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The revelations that tennis players may have taken money to lose matches has once again raised the question how sports can cope with illegal betting and match fixing. It is all very well to say, as some have, that the answer is to ban betting from sport. This is both ridiculous and impossible.

 

The very nature of sport makes betting inevitable. A Mozart concert can take you to a world which is beyond Lionel Messi’s football magic. But there is one huge difference between listening to Mozart and watching Messi with a ball at his feet – that is the element of surprise. Even when Messi is at his best there is no guarantee that his wizardry will ensure victory for his team. For all the magic of Mozart’s music a surprise conclusion to the concert is not something you will experience.

It is this surprise element which makes sport so attractive to gamblers. Indeed in the late 18th and early 19th century it was gamblers and their desire to make money from sporting events that helped create many of the sports we play and betting has remained an integral part of sport. The question is not whether there should be betting on sport, because there is no way we can stop it, but what can the sports authorities do to make sure that those who are betting on sport do not corrupt the players.

 

And here we need to understand what is happening with sports betting. Much is made of what is called match fixing where a player, whether in an individual game like tennis or a team game like football or cricket, takes money to lose a match. This is what may be called old-fashioned match fixing.

 

However, in recent years what has also developed is what is called spot fixing. So in a cricket match a player accepts money not to lose the match but to deliberately bowl no-balls or wides, or a batsman to play out a maiden over when no runs are scored, or a footballer to concede a throw-in or a tennis player to lose a service game by double faulting.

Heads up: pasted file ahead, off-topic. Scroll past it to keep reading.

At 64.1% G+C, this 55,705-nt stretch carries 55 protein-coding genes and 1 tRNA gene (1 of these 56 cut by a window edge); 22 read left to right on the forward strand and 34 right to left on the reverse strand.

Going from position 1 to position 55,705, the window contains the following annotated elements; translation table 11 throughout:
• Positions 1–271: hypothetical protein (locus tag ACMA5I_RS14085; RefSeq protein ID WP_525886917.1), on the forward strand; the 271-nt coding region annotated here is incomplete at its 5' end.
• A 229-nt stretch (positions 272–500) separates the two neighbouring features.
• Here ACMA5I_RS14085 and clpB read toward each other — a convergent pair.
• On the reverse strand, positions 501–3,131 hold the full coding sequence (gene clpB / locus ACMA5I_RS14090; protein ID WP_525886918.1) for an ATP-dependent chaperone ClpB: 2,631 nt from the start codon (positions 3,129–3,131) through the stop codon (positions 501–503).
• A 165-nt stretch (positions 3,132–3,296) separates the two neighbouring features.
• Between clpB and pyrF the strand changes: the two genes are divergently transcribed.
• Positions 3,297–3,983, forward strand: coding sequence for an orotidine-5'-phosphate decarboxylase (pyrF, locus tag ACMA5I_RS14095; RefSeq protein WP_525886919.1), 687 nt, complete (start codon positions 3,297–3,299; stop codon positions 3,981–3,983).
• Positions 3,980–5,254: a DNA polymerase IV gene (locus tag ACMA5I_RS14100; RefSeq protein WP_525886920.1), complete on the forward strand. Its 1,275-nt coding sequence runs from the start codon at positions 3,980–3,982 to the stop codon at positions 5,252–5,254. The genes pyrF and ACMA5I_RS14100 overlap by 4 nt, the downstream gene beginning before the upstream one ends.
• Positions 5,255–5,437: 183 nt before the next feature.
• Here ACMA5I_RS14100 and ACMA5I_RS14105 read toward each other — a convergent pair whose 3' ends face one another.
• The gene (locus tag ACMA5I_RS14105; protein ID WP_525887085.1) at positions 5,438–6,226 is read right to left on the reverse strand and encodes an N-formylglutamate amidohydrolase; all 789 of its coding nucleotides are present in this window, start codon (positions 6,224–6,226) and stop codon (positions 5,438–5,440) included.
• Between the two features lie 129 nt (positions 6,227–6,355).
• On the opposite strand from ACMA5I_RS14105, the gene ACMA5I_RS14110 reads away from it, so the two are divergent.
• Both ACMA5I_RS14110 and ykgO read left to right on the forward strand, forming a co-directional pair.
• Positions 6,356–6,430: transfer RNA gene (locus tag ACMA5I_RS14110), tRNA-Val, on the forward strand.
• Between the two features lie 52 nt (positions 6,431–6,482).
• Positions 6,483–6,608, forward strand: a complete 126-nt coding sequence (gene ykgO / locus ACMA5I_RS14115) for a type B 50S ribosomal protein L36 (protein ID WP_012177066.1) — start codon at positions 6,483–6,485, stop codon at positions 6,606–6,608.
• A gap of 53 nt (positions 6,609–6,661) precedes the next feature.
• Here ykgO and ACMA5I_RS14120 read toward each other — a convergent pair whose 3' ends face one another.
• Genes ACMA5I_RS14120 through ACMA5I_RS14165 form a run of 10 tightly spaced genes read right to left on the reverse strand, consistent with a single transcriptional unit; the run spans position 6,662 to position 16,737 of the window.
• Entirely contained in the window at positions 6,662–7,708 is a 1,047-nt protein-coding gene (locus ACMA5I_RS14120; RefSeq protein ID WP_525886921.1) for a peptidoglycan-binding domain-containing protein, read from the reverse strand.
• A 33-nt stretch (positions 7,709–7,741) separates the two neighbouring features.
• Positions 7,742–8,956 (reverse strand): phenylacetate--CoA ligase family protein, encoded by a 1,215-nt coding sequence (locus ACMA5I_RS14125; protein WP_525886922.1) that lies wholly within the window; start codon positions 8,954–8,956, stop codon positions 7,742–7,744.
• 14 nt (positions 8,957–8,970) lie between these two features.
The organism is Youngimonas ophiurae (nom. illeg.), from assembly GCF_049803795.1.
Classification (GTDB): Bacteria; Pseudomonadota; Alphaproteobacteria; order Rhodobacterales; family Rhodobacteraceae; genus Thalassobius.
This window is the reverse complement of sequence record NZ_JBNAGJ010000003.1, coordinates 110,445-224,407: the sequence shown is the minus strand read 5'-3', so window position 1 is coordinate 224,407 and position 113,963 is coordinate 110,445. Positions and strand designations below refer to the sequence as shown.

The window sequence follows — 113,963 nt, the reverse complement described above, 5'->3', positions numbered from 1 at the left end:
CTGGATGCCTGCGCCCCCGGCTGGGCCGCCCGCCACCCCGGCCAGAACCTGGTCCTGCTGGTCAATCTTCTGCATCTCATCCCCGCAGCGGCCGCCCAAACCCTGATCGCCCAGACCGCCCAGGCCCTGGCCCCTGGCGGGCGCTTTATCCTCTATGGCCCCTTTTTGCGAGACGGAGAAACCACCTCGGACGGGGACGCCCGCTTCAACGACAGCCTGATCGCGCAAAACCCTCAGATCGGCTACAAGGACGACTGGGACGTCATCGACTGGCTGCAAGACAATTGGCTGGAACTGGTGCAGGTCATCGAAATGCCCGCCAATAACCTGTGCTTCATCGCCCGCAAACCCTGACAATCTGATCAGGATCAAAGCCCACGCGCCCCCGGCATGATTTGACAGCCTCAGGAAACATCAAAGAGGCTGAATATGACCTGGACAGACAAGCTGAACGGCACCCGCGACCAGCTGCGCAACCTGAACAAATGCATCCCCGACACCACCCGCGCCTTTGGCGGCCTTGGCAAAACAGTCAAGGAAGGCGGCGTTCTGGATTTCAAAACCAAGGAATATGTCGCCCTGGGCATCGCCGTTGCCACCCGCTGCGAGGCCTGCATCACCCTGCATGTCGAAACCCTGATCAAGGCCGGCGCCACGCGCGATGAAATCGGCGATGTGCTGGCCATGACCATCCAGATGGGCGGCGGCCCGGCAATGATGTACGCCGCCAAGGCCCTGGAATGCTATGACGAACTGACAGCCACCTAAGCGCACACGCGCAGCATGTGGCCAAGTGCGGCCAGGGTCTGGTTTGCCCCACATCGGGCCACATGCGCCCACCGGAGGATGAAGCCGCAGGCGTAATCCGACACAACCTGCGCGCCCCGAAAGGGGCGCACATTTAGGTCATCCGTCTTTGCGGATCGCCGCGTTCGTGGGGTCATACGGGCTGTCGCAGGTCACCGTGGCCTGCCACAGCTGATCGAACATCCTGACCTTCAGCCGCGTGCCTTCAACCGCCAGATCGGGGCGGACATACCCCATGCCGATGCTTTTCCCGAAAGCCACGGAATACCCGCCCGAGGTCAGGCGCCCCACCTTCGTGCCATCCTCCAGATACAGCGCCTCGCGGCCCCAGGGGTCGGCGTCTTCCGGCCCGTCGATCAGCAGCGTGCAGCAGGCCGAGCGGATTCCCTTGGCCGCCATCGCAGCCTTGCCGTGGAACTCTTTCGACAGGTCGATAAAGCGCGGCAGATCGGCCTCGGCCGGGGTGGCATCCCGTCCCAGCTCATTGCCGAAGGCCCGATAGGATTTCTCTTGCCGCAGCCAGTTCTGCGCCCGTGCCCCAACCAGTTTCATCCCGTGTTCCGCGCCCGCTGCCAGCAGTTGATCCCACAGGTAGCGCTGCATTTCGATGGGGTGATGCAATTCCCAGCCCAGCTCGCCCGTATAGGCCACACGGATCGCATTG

For such players spot fixing is the best of all possible worlds: acquire illegal, untaxed money yet feel no remorse or guilt. After all a tennis player can still win a match even after having deliberately lost a service game. Two decades ago when Hansie Cronje, the South African captain, was caught taking money for fixing matches he kept insisting that he had never done anything to deliberately lose his country a match. He said he just told the odd bowler and batsmen to fiddle his performance. And incredible as it may sound many of his fellow countrymen accepted his explanation and refused to believe that he had done anything wrong. A few years after the revelations, when South Africa held a cricket World Cup, supporters wore a bracelet dedicating the World Cup to Cronje.

 

However what the Cronje case showed is that to catch cheats you need the help of government bodies in this case the police. Long before Cronje there had been suspicions that the money generated in India for cricket was proving so temping that players were prepared to fix matches. But this was dismissed as just bar room gossip. But then the Delhi police quite accidentally came across telephone conversations between Cronje and illegal betting syndicates and the corruption in cricket that had long been suspected became public knowledge. Since then it has become clear that cricket is not the only sports where players can be tempted.